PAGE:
After resting for a week, I’ve been riding the Peloton bike, which helps a bit with my stress levels, tho I am most-definitely noticing that I am more jacked up than normal and I’ve not slept well since I stopped running.

On race day, I made sure to keep myself super busy with chores, and I thoroughly enjoyed seeing my friends’ accomplishments on social media. So many did their first full or achieved personal records that day.

Now a few days later, I’m still mourning a bit. But I’m moving on. I start physical therapy on Monday and am considering swimming lessons once a week at a local gym to increase my cross-training and, possibly, doing a triathlon next year. Because I may be mourning not being able to run, but I’m also realizing that I’m going to have to take care of my body if I want to keep racking up those miles.

Have you had to forego a race because you got injured at the last minute? What did you do? What type of cross-training do you do? (You may have to click on “Continue Reading” to leave a comment.)

Review: Gatorade Endurance

by lachicaruns on

[Disclaimer: I received Gatorade Endurance formula, energy gels, energy chews and a squeeze bottle plus a free race entry to review as part of being a BibRave Pro. Learn more about becoming a BibRave Pro (ambassador), and check out BibRave.com to review, find and write race reviews!]

While I certainly trained for months for the Run Woodstock 50K in September, my goal race for 2018 has been the Detroit Free Press/Chemical Bank Marathon. It’s such an iconic race that I’ve been wanting to run for years, and my friends have suggested it several times. Plus, I get to say that I ran to another country. (Read the race reviews on BibRave.com and use code 2018 DETROCKS for 10 percent off race registration).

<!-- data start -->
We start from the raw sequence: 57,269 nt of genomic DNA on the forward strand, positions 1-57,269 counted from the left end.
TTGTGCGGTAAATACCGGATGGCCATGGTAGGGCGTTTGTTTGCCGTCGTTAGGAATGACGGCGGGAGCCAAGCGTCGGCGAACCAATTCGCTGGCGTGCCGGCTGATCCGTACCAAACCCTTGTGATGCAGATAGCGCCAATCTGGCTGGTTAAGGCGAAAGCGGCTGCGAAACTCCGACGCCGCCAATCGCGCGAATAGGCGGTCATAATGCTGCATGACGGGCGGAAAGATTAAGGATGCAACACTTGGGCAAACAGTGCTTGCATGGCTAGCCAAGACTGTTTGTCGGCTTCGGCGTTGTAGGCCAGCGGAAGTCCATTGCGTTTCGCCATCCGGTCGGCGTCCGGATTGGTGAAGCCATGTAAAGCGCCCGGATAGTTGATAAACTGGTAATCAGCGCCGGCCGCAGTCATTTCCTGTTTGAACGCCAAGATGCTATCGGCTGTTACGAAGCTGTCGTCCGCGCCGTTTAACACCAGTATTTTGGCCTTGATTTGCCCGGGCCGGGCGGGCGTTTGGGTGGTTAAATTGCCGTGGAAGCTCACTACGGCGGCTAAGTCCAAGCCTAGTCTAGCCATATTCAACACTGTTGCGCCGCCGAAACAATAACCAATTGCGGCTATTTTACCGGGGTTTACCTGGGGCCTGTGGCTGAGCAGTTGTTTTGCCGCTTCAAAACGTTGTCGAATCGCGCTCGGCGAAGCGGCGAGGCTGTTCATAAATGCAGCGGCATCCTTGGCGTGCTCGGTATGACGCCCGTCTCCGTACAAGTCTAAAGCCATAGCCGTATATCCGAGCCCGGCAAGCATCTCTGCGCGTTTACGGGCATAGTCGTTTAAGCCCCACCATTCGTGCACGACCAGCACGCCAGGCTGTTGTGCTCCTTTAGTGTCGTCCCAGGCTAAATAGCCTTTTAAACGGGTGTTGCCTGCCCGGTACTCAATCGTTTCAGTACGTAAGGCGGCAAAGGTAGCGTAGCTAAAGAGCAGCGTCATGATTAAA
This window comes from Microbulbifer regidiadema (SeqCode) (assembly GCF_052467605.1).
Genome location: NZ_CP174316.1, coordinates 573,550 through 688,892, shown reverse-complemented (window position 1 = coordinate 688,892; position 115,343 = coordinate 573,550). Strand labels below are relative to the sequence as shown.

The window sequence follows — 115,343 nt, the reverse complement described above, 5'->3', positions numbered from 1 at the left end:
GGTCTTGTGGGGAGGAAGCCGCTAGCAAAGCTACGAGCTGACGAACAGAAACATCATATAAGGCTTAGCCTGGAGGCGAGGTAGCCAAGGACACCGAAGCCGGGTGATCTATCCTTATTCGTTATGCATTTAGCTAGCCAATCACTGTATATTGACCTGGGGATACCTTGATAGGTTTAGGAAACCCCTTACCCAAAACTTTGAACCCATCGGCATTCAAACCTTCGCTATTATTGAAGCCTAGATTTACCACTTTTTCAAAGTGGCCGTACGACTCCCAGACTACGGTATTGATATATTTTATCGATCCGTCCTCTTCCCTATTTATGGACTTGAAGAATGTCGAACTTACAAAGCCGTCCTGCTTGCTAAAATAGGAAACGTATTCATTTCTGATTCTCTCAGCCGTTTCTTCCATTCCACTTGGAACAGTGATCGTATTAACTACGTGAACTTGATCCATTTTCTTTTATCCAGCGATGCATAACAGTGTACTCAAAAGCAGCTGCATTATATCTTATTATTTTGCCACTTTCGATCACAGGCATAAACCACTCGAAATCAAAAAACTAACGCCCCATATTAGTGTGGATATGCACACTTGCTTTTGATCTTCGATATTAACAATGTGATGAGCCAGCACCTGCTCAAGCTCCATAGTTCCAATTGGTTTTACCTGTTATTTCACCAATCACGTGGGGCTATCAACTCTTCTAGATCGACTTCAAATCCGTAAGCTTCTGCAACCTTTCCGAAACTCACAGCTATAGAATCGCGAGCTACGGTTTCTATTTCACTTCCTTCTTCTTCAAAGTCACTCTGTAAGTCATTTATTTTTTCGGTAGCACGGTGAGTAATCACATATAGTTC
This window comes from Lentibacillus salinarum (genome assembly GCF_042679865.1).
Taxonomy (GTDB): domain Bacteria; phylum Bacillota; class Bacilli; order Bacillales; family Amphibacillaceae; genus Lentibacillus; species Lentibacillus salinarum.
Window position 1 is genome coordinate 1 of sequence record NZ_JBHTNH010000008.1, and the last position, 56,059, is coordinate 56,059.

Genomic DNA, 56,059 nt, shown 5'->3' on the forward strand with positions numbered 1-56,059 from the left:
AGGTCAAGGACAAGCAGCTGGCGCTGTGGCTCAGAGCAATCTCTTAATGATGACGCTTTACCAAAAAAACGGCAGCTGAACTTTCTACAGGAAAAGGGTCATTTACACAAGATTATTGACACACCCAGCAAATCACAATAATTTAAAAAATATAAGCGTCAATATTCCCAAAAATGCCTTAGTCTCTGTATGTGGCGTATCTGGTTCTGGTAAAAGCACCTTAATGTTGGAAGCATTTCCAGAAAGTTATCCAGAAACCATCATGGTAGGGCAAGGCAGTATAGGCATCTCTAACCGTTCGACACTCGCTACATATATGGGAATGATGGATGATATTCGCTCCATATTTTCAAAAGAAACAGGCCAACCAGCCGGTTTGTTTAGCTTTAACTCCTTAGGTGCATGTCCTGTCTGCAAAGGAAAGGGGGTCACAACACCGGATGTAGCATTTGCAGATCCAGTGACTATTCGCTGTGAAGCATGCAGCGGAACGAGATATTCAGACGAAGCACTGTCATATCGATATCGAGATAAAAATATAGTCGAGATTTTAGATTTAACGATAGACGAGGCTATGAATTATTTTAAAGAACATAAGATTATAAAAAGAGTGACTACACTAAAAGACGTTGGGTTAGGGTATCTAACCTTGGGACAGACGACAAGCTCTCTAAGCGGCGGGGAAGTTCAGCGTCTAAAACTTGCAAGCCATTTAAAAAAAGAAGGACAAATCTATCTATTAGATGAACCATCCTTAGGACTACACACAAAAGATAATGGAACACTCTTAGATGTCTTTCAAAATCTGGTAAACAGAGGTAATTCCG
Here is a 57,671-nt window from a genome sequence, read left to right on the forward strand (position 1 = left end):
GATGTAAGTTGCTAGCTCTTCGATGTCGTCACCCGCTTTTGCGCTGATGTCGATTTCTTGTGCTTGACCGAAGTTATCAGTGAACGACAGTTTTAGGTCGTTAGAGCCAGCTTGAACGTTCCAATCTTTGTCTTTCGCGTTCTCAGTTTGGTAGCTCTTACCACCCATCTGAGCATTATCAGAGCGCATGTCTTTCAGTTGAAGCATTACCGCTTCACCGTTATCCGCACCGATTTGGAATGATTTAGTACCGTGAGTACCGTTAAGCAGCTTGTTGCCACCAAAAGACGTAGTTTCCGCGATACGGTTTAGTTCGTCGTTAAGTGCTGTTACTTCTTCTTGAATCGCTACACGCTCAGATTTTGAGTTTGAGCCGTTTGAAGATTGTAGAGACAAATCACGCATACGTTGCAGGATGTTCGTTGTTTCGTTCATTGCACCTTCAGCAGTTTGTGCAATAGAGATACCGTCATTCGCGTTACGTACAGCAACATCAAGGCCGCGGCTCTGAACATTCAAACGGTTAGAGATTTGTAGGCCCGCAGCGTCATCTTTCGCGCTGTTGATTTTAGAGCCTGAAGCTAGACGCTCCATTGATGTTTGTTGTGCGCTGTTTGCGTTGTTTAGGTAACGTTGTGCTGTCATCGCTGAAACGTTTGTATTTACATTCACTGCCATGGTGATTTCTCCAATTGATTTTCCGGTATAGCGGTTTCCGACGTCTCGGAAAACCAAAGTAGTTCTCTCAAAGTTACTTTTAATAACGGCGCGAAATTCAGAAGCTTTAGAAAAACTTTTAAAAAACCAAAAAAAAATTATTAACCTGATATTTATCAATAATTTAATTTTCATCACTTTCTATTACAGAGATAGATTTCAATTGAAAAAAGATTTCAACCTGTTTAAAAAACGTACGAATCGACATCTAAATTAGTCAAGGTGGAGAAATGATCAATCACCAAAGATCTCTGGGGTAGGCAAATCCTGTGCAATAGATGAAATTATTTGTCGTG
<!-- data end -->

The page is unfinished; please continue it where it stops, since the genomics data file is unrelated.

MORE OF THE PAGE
All of the items on the Gatorade Endurance trial pack.

Training for the Detroit Free Press Marathon has gone really well, even though I had to take a break after having my fourth shoulder surgery about six months ago. I’ve certainly taken things slowly and have been working on both my cross training and on my core.

I’ve also been taking better care of myself overall, even getting seven-to-eight hours of sleep most nights, eating better during the week (weekends are for donuts and pizza!) and making sure I’m properly hydrated.